Prabowo makes campaign debut in West Java with campaign season in full swing

Frontrunner Prabowo Subianto of Gerindra Party kicked off his presidential campaign over the weekend in his stronghold of West Java.

Yerica Lai

Yerica Lai

The Jakarta Post


General Elections Commission (KPU) chairman Hasyim Asy'ari (center) speaks on Nov. 27, 2023, during an event at the KPU office in Jakarta, where the 18 political parties participating in the 2024 presidential race and the three pairs of presidential and vice presidential candidates committed to working to ensure a “peaceful campaign”. PHOTO: ANTARA/ THE JAKARTA POST

December 4, 2023

JAKARTA – Frontrunner Prabowo Subianto of Gerindra Party kicked off his presidential campaign over the weekend in his stronghold of West Java, days after his two rivals hit the road on the first official day of the campaign season to secure their spots in the run-off.

The defense minister began on Saturday in Tasikmalaya, a city in West Java known as “kota santri”, or city of Islamic boarding school students. In a rally there, his supporters chanted “West Java still belongs to Prabowo”.

West Java has traditionally been a reliable source of votes for Prabowo, who secured 59 percent of the vote there in two previous elections against then-rival President Joko “Jokowi” Widodo. But recently, the country’s most populous province has seen a growing bloc of electorate shifting to rival Anies Baswedan, who is widely seen as an opposition candidate.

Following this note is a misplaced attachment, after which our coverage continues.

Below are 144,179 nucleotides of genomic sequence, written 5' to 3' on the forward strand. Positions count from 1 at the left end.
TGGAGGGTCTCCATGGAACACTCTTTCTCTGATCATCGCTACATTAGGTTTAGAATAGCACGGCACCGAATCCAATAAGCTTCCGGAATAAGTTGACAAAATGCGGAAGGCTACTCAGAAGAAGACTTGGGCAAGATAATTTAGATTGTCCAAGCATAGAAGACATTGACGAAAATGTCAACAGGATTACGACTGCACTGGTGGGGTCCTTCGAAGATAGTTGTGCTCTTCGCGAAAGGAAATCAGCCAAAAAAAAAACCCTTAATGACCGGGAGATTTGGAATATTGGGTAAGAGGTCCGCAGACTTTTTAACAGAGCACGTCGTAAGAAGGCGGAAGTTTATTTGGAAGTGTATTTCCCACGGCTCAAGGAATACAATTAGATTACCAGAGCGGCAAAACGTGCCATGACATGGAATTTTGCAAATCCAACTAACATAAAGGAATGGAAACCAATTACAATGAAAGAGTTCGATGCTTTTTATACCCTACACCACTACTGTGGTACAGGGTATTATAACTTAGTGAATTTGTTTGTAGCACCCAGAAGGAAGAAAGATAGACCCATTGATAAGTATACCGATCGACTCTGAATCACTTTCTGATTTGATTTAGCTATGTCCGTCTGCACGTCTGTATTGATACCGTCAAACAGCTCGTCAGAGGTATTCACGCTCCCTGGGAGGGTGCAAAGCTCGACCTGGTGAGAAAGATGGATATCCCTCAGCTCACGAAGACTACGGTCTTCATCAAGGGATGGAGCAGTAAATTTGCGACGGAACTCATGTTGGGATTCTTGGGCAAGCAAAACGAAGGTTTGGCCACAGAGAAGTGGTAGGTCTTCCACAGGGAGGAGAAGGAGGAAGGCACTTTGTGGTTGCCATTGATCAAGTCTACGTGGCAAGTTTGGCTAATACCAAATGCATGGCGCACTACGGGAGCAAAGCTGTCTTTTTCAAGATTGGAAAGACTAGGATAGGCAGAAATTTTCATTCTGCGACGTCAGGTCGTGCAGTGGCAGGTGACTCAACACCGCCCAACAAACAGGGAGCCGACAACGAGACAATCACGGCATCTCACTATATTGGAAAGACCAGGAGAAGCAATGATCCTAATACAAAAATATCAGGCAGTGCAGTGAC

Prabowo is making his third run for the presidency, with Jokowi’s eldest son Gibran Rakabuming Raka as his running mate against former Central Java governor Ganjar Pranowo and running mate Mahfud MD and the Anies-Muhaimin Iskandar pair.

At the rally in Tasikmalaya, Prabowo thanked his supporters for their unwavering support and apologized for not coming back to the city after his bruising defeat in the 2019 election, saying that he “fell at the time, but now is ready to rise”.

Prabowo pledged to develop various industries and the workforce, and to end poverty. “There should be no children who have difficulty drinking milk. There should be no young people who have difficulty finding work,” he said.

He also stopped by two pesantren (Islamic boarding schools), Miftahul and Cipasung, which have ties with rival camps, in an apparent attempt to prevent his rivals from gaining ground in West Java.

Prabowo’s running mate Gibran attended the final match of the U-17 World Cup in Surakarta, in his capacity as the mayor of the city which is cohosting the country’s inaugural FIFA tournament. Gibran made time during the day to welcome dozens of members of majelis taklim (religious congregations) declaring support for their bid.

‘Comfort zone’

Prabowo’s camp claimed he and Gibran did not start their campaign on the first day of the campaign season last Tuesday because they had to attend to their tasks as defense minister and mayor of Surakarta, respectively.